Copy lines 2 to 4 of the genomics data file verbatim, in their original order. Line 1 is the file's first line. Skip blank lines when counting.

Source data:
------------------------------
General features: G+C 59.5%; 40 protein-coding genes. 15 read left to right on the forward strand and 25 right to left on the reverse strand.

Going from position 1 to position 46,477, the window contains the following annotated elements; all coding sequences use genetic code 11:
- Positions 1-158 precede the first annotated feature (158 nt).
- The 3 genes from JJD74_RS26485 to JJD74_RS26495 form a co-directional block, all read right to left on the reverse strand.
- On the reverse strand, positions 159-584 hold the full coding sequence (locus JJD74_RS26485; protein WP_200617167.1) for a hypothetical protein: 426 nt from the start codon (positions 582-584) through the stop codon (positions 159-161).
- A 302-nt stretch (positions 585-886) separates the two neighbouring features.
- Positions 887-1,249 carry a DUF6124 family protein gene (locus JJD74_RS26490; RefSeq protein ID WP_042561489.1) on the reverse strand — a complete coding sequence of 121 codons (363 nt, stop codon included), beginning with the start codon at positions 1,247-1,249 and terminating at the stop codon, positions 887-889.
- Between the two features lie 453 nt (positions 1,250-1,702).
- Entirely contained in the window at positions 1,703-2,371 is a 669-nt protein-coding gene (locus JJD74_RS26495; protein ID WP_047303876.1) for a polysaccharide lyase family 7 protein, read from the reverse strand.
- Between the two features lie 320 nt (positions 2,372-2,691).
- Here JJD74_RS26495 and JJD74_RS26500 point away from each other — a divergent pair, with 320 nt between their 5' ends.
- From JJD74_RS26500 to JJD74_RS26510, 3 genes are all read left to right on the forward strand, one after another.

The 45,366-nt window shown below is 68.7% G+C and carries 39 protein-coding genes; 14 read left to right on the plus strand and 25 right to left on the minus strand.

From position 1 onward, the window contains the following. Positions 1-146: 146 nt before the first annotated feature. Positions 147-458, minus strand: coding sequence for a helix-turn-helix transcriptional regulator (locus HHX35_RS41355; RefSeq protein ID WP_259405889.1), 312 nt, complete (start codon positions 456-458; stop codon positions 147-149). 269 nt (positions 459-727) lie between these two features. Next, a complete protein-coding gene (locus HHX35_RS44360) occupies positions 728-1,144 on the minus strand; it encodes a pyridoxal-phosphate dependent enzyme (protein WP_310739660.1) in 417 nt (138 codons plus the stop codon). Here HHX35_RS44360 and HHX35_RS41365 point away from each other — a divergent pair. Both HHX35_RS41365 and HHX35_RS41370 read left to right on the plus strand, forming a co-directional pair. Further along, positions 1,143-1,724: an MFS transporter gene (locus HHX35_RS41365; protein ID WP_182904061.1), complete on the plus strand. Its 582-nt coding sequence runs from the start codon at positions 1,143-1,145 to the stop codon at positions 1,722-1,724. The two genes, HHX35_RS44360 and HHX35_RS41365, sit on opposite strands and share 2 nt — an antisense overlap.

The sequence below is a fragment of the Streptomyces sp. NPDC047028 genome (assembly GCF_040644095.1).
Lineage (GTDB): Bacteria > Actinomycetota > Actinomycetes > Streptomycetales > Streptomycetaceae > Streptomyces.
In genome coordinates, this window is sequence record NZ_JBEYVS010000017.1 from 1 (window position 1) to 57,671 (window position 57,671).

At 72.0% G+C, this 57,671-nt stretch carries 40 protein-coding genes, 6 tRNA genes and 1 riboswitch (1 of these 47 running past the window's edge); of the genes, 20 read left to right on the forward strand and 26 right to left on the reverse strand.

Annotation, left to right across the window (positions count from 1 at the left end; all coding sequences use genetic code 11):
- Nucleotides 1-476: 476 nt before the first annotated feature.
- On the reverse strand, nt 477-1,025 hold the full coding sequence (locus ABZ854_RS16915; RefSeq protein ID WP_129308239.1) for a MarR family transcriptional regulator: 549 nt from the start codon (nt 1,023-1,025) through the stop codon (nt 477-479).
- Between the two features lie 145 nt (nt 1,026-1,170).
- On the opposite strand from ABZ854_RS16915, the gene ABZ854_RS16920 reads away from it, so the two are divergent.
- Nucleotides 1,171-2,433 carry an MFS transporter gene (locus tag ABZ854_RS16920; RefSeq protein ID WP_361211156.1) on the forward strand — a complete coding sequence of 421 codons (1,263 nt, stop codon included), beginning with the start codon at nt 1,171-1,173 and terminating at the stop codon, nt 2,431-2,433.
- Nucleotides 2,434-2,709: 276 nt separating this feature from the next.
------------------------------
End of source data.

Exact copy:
Going from position 1 to position 46,477, the window contains the following annotated elements; all coding sequences use genetic code 11:
- Positions 1-158 precede the first annotated feature (158 nt).
- The 3 genes from JJD74_RS26485 to JJD74_RS26495 form a co-directional block, all read right to left on the reverse strand.